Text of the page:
Wednesday, June 16, 2010

Where does your story start?

Like many of us I’m fortunate to have a seasoned writer who mentors me and will look at my work occasionally. I recently asked her to look at what I was about to submit and she did.

As I waited, I wondered if she’d get it. Would she think it was better than the last piece of garbage I had her read? Or would she think it was drivel and suggest I use it as a starter for our summer campfires? Nope. She suggested something far worse…

Overall, she thought it was better. She also gave me a lot of positive feedback that I could work with, but the biggest, most frightening thing she suggested--that I cut twenty-nine pages from the beginning. Twenty-nine pages! I can’t even tell you how long it took me to pour out those twenty-nine pages. She was being absurd. Ridiculous. There was no way I could cut twenty-nine pages and not lose the whole setup for the story. I didn’t even know if it was possible to weave it all together in a way that didn’t confuse the reader without those early pages.

She thought it would be better and more immediate if we were dropped into the action faster. I thought I was in the action already. She thought it would be better if the two main characters met earlier in the story. Chapter three is early. Right? I couldn’t see any way for them to meet sooner. Nope. Not possible.

So, I thrashed about for a couple days and prayed about it. I really took the time to brainstorm alternate beginnings and ways I could make the relationship between the hero and heroine appear earlier in the story without it seeming forced.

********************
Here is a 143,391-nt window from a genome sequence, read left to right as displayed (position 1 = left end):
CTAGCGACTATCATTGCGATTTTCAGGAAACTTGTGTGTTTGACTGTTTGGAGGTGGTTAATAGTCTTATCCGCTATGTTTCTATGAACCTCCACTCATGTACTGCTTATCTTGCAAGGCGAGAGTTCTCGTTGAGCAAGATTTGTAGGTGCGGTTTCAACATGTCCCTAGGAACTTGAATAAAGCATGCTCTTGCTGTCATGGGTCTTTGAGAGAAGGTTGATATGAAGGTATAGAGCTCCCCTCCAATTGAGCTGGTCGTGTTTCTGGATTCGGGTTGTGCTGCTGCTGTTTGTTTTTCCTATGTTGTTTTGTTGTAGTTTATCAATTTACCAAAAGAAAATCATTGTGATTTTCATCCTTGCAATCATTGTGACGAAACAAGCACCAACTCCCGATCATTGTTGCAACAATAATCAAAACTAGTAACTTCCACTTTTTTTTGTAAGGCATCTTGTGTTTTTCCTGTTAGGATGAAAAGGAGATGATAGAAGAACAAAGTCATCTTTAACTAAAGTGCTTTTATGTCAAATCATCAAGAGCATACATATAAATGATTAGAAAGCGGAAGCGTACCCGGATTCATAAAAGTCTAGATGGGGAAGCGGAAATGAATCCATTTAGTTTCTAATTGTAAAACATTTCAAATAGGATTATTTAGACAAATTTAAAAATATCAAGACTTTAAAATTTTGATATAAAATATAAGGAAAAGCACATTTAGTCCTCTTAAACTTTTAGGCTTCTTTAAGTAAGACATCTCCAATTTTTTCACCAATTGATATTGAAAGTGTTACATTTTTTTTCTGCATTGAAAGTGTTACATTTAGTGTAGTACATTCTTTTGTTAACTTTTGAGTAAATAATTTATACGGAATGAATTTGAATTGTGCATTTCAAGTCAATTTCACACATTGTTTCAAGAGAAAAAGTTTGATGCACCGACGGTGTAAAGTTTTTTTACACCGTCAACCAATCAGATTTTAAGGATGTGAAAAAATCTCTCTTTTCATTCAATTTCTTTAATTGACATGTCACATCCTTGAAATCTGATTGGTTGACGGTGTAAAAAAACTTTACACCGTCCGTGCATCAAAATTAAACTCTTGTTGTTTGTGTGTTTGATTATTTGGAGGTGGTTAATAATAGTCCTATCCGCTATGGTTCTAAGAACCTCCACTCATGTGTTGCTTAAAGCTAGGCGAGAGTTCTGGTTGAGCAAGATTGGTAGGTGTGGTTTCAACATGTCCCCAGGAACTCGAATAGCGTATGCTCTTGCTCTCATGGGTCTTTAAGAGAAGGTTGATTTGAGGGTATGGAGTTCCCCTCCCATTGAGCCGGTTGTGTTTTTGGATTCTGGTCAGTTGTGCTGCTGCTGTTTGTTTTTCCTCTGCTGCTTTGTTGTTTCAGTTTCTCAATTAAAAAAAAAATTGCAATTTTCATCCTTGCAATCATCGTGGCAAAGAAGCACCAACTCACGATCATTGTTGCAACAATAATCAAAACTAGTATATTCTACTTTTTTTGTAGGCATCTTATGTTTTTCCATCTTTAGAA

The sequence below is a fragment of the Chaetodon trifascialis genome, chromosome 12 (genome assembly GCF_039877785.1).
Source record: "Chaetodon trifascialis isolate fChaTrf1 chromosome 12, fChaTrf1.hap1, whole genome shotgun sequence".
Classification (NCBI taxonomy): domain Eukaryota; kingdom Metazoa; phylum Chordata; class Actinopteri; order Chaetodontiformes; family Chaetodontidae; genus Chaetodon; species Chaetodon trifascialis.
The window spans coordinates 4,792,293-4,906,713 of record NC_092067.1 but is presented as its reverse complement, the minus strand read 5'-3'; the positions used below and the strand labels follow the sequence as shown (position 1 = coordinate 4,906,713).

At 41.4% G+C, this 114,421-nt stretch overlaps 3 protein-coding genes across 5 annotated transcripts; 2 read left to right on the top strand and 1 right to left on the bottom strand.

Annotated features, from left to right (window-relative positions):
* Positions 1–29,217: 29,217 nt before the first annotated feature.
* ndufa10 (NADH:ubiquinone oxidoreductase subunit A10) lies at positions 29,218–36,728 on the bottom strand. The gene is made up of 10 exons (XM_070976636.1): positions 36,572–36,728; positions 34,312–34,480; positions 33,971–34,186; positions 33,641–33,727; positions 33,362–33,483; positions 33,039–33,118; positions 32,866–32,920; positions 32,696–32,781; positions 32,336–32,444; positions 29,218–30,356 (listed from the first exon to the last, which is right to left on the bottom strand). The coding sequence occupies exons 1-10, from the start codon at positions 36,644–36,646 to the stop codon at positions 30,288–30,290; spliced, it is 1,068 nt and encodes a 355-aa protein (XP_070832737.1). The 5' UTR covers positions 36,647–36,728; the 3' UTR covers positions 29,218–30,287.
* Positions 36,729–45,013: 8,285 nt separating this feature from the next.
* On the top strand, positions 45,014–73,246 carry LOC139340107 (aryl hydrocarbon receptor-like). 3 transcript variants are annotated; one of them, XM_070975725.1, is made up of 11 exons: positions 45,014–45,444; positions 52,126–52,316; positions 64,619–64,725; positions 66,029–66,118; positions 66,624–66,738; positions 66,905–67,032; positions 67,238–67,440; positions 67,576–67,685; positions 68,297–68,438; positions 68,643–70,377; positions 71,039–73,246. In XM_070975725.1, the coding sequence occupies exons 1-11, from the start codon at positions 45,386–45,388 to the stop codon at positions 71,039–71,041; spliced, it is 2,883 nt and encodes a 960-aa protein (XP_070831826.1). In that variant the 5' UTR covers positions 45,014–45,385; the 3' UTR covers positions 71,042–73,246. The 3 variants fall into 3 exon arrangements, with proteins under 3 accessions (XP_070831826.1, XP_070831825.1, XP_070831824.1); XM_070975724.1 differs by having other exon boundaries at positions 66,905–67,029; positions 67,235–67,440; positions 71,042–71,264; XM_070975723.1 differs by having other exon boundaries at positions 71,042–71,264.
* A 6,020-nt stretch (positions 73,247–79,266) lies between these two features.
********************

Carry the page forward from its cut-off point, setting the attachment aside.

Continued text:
After a couple days, I did it. I hit the delete button. Well, not before I copied and pasted the twenty-nine pages into a new document. You know…just in case she was wrong.You know what happened? I had a story that started on page one. Not page thirty. I had two people that had chemistry from the first chapter. Not chapter three. I had improved my story. No matter how painful it was to hit that delete button.

It was tough, but I did it. And the story is better for it. What about you? Does your story start at a place that captures the reader from page one? Have you ever had to delete large sections of your work and why? Did it make the story better?

Sabrina Fox~


  1. I'm wrestling with this very thing right now as I get my manuscript ready for crit at conference. It's painful but worth it!

  2. The thing is . . . the writer needs to know all that set up. But the reader really doesn't.

    And it is so hard to see on our own work. So thank God for patient critiquers.

  3. Ack! Something ate my comment from yesterday. The gist was: I have definitely deleted. And re-deleted and re-deleted and. . . .